Chandigarh - Images of the Future
Chandigarh, the capital city of Indian Punjab, was conceived after the crisis of Indian partition in 1947, where half a million people were murdered and over 15 million displaced. Chandigarh, begun in 1956, was part practical solution, created to replace the grandeur of Lahore, lost to Pakistan. But it was also an attempt to shape the future of India with an idea. Chandigarh – the first planned city in India following independence - was intended to provide a symbolic focal point for a modernising and secular India. It was intended as a radical rupture with the past; a promise of modernity not soiled by India’s colonial inheritance.
Chandigarh had two driving actors. ForJawaharlal Nehru, the first Prime Minister of an independent India, Chandigarh was to be a bold statement of the country’s future as a forward looking sovereign state, capable of providing basic welfare to all those recently remade as Indian. For the architect Le Corbusier who was tasked with developing the master plan and designing the Capitol Complex (the buildings of state) it was a tabula rasa, both in a spatial and political sense. The new city was to be built in a vast empty plain at the foothills of the Himalayas. But Nehru’s vision gave Corbusier the opportunity to construct more than a ‘machine for living’: it was a machine for a polity. The brief fitted his megalomania.
At the city’s head lie the four extraordinary buildings of the Capitol Complex, Corbusier’s masterwork. Photographs of these buildings, captured at the time of their completion in the late 1950s and early 1960s, have become iconic. Striking and deeply seductive, they describe the pristine, rational realisation of modernism in architecture on the grandest scale. The buildings appear all the more powerful because they are sculptural and sinuous, not simply industrial and mechanical. Collected in Corbusier’s Complete Works, these photos are an enduring image of an imagined Chandigarh, not for the people that live there now, but for informed spectators of architecture. The city’s remoteness - five hours drive from Delhi and halfway across the world from the centre of European modernism – increases the sense of exotic otherness.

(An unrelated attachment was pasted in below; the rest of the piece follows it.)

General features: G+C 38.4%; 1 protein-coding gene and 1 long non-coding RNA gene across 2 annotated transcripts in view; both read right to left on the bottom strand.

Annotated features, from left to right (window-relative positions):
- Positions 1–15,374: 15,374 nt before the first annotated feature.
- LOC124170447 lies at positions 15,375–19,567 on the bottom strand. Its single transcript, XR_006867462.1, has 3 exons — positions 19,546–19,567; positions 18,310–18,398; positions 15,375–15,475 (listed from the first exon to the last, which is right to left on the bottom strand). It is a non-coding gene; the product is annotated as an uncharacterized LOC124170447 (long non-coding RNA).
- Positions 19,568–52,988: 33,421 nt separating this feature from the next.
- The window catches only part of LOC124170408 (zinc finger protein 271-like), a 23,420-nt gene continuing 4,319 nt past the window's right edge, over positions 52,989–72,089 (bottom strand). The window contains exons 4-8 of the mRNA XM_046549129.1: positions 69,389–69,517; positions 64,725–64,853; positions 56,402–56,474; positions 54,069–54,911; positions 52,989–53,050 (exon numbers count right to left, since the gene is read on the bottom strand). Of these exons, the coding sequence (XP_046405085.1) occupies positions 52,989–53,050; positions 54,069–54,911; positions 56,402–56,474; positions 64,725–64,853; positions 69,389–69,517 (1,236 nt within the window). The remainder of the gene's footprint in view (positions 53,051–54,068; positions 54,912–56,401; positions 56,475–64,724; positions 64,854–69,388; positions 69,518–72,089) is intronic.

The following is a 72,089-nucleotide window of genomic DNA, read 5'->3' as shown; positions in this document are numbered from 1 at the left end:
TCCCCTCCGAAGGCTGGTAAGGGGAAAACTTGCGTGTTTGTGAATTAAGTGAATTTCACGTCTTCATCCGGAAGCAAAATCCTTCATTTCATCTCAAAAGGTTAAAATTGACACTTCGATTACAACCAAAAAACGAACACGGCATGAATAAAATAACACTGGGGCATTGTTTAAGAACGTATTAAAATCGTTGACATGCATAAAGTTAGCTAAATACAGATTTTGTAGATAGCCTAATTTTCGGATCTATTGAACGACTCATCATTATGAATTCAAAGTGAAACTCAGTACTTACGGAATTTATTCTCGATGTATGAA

I went to Chandigarh to make a film about the mess that history had imposed over these images. I had read about the urban sprawl that now spreads over the once bucolic plains between the Capitol and the Himalayas, the overgrown weeds and old cars occupying the massive esplanade that separates the buildings of state, and the physical traces of political upheaval, Sikh terrorism, population growth and material degradation. I wanted to capture the evidence of all of this, and ask how Nehru and Corbusier’s monumental vision had played out.
My method would be to recreate Corbusier’s ‘architectural promenade’. The promenade is a central idea in his work whereby an orchestrated complex of buildings can draw the subject though a kind of initiatory route, enabling inert sites and cunningly placed buildings to come to life through an almost sacred procession. In Vers Un Architecture Corbusier cites the architectural historian August Choisy’s description of the Acropolis as a series of carefully constructed perspectives that individually leave an ‘image impression,’ and in sequence achieve a kind of ‘architectural montage.’ (Eisenstein, writing about Choisy, describes the Acropolis as the first ‘ancient film’).
By following the routes prescribed by Corbusier, mapping the current reality onto his utopian blueprint - my film as a counterpoint to Corbusier’s ‘film’ - I thought I might capture the contingencies of Chandigarh now. This palimpsest might reflect on how Corbusier and Nehru’s idea of the city has stood up to time, and could describe the movement between then and now. But what I found exceeded my expectations.
The Capitol was Corbusier’s crowning achievement. It comprises the three arms of an ideal democracy - a High Court, an Administrative Secretariat, and a parliamentary Assembly - situated over a vast concrete plain.